RavenDB indexes are one of the things that make is more than a simple key/value store. They are incredibly important for us. And like many other pieces in 3.0, they have had a lot of work done, and now they are sparkling & shiny. In this post I’m going to talk about a lot of the backend changes that were made to indexing, making them faster, more reliable and better all around. In the next post, I’ll discuss the actual user visible features we added.
Indexing to memory. Time and time again we have seen that actually hitting the disk is a good way of saying “Sayonara, perf”. In 2.5, we introduced the notion of building new indexes in RAM only, to speed up the I/O for new index creation. With 3.0, we have taken this further and indexes no longer go to disk as often. Instead, we index to an in memory buffer, and only write to disk once we hit a size/time/work limit.
At that point, we’ll flush those indexes to disk, and continue to buffer in memory. The idea is to reduce the amount of disk I/O that we do, as well as batch it to reduce the amount of time we spend hitting the disk. Under high load, this can dramatically improve performance, because we are I/O bound so much. In fact, for the common load spike scenario, we never have to hit the disk for indexing at all.
Aysnc index deletion. Indexes in RavenDB are composed of the actual indexed data, as well as the relevant metadata about the index. Usually, metadata is much smaller than the actual data. But in this case, an index metadata in the case of a map/reduce index include all of the intermediary steps in the process, so we can do incremental map/reduce. If you use LoadDocument, we need to maintain the documents references, and on large databases, that can take a lot of space. As a result of that, index deletion could take a long time in RavenDB 2.5.
With RavenDB 3.0, we are now doing async index deletions, so you can delete the index, which does a very short operation to free up the index name, but do the actual work to cleanup after the index in the background. And yes, you can restart the database midway through, and it will resume the async index deletion behavior. The immediate behavior is that it is much easier to manage indexes, because you delete a big index and not have to wait for this to continue. This most commonly showed up when updating an index definition.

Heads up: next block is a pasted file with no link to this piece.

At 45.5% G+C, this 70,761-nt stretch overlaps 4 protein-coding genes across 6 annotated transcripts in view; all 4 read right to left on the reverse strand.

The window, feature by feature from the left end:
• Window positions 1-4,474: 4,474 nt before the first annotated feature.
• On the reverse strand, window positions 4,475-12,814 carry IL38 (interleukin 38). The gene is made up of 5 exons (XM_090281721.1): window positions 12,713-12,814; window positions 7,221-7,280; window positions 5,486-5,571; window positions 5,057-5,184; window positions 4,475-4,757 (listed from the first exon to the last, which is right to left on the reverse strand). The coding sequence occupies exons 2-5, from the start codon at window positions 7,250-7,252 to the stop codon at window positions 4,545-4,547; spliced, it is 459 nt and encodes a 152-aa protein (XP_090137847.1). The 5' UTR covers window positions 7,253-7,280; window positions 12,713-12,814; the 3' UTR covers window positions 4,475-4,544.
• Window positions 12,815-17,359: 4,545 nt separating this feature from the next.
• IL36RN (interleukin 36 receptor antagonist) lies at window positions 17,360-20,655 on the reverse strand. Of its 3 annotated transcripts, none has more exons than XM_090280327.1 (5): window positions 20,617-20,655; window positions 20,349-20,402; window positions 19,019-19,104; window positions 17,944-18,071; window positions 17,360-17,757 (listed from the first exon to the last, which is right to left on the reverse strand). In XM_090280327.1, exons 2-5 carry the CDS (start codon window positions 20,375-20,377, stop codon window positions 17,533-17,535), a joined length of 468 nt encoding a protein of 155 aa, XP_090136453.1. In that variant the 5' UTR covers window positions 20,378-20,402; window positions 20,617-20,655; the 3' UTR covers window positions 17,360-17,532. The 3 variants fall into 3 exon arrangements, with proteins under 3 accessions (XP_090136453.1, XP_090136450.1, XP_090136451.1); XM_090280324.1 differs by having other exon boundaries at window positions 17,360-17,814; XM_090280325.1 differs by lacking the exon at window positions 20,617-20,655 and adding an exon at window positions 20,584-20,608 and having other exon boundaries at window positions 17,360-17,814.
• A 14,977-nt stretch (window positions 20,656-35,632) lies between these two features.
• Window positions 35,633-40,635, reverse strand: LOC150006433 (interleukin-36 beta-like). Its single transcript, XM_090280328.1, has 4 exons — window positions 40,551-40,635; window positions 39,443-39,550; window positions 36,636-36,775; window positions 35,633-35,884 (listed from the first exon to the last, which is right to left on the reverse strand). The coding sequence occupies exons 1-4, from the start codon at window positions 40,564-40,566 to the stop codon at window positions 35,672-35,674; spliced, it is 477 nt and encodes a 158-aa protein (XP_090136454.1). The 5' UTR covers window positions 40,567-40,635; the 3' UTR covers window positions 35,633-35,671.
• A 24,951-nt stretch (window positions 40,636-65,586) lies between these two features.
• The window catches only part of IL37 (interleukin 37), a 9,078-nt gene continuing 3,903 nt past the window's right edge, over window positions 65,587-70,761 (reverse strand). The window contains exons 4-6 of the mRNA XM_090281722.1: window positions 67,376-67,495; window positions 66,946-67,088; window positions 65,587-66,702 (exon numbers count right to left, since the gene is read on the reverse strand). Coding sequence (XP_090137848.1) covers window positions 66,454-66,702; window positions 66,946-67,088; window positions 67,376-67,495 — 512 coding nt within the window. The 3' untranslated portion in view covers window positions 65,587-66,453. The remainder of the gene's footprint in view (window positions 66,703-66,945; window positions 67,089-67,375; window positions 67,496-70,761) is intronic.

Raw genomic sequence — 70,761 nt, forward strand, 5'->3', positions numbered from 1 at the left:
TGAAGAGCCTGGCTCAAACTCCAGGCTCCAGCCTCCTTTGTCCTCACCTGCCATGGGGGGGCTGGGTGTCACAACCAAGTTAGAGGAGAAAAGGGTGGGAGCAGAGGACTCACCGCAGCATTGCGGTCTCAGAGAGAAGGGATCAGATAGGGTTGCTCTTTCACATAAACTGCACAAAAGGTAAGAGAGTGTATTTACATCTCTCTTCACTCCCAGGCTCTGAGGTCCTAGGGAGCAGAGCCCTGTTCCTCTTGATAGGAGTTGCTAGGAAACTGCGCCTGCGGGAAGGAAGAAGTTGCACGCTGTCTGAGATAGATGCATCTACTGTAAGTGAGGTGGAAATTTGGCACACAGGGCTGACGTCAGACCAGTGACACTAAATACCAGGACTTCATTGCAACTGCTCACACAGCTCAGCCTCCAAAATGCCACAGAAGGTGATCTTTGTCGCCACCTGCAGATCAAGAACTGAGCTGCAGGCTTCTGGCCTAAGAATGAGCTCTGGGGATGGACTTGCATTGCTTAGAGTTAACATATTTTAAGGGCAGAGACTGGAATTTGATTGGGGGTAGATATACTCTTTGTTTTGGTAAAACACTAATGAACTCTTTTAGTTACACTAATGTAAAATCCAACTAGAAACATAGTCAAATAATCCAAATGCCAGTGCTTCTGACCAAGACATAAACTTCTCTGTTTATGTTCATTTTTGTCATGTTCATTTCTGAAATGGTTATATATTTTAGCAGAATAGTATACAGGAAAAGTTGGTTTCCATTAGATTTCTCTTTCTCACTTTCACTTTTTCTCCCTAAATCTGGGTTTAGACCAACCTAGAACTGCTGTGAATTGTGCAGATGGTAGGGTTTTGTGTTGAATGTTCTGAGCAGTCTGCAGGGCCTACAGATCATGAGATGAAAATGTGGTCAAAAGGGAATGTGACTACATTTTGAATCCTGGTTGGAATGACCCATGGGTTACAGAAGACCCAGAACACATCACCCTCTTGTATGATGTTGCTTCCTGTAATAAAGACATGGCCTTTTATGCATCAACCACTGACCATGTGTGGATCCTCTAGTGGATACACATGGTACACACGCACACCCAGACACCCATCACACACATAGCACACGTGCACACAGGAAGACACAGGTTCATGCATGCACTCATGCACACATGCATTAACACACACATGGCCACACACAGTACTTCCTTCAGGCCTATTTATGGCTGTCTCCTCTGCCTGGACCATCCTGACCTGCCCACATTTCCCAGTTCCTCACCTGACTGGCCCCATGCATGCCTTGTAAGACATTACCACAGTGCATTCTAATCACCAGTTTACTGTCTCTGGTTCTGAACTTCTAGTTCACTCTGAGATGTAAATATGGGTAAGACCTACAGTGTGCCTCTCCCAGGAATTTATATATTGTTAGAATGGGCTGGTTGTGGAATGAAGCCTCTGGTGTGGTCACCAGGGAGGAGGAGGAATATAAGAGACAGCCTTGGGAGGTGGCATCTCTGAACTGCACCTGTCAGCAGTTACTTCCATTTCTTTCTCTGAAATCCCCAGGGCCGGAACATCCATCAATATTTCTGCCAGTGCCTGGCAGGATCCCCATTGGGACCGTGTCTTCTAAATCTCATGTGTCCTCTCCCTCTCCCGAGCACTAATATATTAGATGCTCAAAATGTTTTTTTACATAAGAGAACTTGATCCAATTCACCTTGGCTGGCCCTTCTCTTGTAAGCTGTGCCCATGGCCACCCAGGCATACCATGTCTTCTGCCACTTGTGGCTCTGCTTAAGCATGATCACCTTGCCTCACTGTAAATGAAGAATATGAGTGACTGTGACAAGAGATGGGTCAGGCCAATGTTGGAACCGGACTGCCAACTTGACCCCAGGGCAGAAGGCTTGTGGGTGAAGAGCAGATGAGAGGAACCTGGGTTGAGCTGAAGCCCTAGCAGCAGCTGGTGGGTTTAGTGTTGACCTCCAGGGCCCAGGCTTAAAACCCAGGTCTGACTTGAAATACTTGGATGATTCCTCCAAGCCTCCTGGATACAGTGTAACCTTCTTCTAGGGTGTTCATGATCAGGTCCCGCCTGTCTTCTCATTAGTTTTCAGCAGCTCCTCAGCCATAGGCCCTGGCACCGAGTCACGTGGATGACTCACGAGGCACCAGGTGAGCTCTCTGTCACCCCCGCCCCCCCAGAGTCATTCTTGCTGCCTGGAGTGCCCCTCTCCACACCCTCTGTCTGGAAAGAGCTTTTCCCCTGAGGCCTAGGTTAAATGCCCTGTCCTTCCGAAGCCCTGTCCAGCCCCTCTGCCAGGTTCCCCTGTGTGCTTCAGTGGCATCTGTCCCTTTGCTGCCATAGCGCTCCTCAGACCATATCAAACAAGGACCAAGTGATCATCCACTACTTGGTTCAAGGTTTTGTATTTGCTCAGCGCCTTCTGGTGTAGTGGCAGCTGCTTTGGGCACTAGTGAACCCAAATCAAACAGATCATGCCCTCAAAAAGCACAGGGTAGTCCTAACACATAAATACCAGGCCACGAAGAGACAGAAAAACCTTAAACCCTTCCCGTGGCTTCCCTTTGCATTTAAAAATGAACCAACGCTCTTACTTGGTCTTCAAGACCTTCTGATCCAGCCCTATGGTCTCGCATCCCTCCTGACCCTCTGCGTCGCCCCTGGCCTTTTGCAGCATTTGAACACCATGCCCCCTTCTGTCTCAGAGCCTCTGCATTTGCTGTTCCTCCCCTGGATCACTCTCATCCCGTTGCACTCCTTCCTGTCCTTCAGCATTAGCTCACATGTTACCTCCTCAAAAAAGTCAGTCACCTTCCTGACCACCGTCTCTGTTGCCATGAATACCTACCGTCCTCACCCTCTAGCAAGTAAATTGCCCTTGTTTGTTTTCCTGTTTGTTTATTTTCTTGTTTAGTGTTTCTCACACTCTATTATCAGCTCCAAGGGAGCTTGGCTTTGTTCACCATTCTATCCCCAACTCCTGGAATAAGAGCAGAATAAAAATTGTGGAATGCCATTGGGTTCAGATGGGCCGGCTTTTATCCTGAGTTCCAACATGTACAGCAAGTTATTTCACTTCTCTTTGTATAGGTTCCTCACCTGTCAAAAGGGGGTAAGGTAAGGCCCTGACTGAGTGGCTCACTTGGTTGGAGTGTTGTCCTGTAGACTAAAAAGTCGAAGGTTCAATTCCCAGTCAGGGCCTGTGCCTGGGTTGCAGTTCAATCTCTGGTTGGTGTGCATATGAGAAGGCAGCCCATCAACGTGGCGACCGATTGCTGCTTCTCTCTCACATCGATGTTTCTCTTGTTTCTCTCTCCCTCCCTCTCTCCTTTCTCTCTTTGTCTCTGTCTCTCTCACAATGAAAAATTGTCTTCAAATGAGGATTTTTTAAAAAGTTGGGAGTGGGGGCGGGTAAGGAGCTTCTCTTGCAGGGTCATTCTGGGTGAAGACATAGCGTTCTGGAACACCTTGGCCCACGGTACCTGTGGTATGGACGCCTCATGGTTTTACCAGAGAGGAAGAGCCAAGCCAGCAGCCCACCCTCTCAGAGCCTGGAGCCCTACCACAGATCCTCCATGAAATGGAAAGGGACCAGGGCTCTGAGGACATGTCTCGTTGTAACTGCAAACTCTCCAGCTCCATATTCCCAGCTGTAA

Index ids instead of names. Because we had to break the 1:1 association between index and its name, we moved to an internal representation of indexes using numeric ids. That was pretty much forced on us because we had to distinguish between the old index Users/Search (who is now in the process of being deleted) and the new Users/Search index (who is now in the process of being indexed).
A happy side effect of that was that we actually has a more efficient internal structure for working with indexes in general. That speeds up writes and reads and reduce the overall disk space that is used.
Interleaves indexing & task executions. RavenDB uses the term task to refer to cleanup jobs (mostly) that run on the indexes. For example, removing deleted index entries, or re-indexing referencing documents when the referenced document has changed. In 2.5, it was possible to get a lot of tasks in the queue, which would stall indexing. For example, mass deletes were one common scenario were the task queue would be full and take a bit to drain. In RavenDB 3.0 we have changed things so a big task queue won’t impact indexing to that extent. Instead, we can interleave indexing and task execution so we won’t stall the indexing process.
Large documents indexing. RavenDB doesn’t place arbitrary limits on the size of documents. That is great as a user, but it places a whole set of challenges for RavenDB when we need to index. Assume that we want to introduce a new index of a relatively large collection of documents. We will start indexing the collection, realize that there is a lot to index, so we’ll grow the number of items to be indexed in each batch. The problem is that is is pretty common that as the system grows, so does the documents. So a lot of the documents that were updated later on would be bigger than those we had initially. That can get to a point where we are trying to fetch a batch size of 128K documents, but each of them is 250Kb in size. That requires us to load 31 GB of documents to index in a single batch.